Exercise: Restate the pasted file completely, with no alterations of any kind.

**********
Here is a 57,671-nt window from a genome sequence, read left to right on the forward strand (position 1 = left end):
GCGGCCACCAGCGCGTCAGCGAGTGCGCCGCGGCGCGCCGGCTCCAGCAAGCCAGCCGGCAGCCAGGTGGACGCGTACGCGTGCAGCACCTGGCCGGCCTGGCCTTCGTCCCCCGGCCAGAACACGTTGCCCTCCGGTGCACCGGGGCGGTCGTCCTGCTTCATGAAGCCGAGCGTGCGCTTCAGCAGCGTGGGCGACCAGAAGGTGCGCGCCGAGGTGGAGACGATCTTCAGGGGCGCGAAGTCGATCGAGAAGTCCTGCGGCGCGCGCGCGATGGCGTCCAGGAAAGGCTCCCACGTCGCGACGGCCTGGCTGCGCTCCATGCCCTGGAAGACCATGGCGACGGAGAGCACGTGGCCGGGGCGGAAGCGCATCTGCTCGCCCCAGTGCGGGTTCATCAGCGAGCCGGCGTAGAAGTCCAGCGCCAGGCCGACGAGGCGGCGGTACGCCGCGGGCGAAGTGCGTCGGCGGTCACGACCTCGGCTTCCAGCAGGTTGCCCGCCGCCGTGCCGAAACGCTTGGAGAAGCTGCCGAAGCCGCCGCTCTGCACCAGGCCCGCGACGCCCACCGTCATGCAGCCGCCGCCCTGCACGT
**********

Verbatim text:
Here is a 57,671-nt window from a genome sequence, read left to right on the forward strand (position 1 = left end):
GCGGCCACCAGCGCGTCAGCGAGTGCGCCGCGGCGCGCCGGCTCCAGCAAGCCAGCCGGCAGCCAGGTGGACGCGTACGCGTGCAGCACCTGGCCGGCCTGGCCTTCGTCCCCCGGCCAGAACACGTTGCCCTCCGGTGCACCGGGGCGGTCGTCCTGCTTCATGAAGCCGAGCGTGCGCTTCAGCAGCGTGGGCGACCAGAAGGTGCGCGCCGAGGTGGAGACGATCTTCAGGGGCGCGAAGTCGATCGAGAAGTCCTGCGGCGCGCGCGCGATGGCGTCCAGGAAAGGCTCCCACGTCGCGACGGCCTGGCTGCGCTCCATGCCCTGGAAGACCATGGCGACGGAGAGCACGTGGCCGGGGCGGAAGCGCATCTGCTCGCCCCAGTGCGGGTTCATCAGCGAGCCGGCGTAGAAGTCCAGCGCCAGGCCGACGAGGCGGCGGTACGCCGCGGGCGAAGTGCGTCGGCGGTCACGACCTCGGCTTCCAGCAGGTTGCCCGCCGCCGTGCCGAAACGCTTGGAGAAGCTGCCGAAGCCGCCGCTCTGCACCAGGCCCGCGACGCCCACCGTCATGCAGCCGCCGCCCTGCACGT